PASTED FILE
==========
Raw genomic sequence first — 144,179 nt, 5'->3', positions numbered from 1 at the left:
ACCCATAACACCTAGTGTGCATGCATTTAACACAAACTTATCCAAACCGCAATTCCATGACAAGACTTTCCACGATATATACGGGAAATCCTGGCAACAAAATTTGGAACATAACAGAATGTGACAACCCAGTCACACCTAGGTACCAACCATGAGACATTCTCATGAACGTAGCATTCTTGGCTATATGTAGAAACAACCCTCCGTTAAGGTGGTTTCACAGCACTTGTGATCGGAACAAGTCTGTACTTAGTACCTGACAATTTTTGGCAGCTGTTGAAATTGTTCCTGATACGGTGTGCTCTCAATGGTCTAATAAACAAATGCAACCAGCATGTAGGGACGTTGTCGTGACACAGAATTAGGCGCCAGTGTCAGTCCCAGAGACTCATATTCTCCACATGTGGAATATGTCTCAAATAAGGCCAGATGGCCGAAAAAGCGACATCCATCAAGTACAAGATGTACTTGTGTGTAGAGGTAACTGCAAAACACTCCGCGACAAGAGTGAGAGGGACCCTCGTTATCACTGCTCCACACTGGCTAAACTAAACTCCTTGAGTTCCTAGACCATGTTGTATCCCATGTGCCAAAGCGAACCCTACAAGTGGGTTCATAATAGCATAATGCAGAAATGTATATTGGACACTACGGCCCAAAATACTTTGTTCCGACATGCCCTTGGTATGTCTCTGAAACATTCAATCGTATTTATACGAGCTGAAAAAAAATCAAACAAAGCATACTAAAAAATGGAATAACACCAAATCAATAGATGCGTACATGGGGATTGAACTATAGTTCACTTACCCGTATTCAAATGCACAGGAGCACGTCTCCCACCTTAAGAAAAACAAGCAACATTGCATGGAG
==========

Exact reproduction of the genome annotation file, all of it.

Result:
Raw genomic sequence first — 144,179 nt, 5'->3', positions numbered from 1 at the left:
ACCCATAACACCTAGTGTGCATGCATTTAACACAAACTTATCCAAACCGCAATTCCATGACAAGACTTTCCACGATATATACGGGAAATCCTGGCAACAAAATTTGGAACATAACAGAATGTGACAACCCAGTCACACCTAGGTACCAACCATGAGACATTCTCATGAACGTAGCATTCTTGGCTATATGTAGAAACAACCCTCCGTTAAGGTGGTTTCACAGCACTTGTGATCGGAACAAGTCTGTACTTAGTACCTGACAATTTTTGGCAGCTGTTGAAATTGTTCCTGATACGGTGTGCTCTCAATGGTCTAATAAACAAATGCAACCAGCATGTAGGGACGTTGTCGTGACACAGAATTAGGCGCCAGTGTCAGTCCCAGAGACTCATATTCTCCACATGTGGAATATGTCTCAAATAAGGCCAGATGGCCGAAAAAGCGACATCCATCAAGTACAAGATGTACTTGTGTGTAGAGGTAACTGCAAAACACTCCGCGACAAGAGTGAGAGGGACCCTCGTTATCACTGCTCCACACTGGCTAAACTAAACTCCTTGAGTTCCTAGACCATGTTGTATCCCATGTGCCAAAGCGAACCCTACAAGTGGGTTCATAATAGCATAATGCAGAAATGTATATTGGACACTACGGCCCAAAATACTTTGTTCCGACATGCCCTTGGTATGTCTCTGAAACATTCAATCGTATTTATACGAGCTGAAAAAAAATCAAACAAAGCATACTAAAAAATGGAATAACACCAAATCAATAGATGCGTACATGGGGATTGAACTATAGTTCACTTACCCGTATTCAAATGCACAGGAGCACGTCTCCCACCTTAAGAAAAACAAGCAACATTGCATGGAG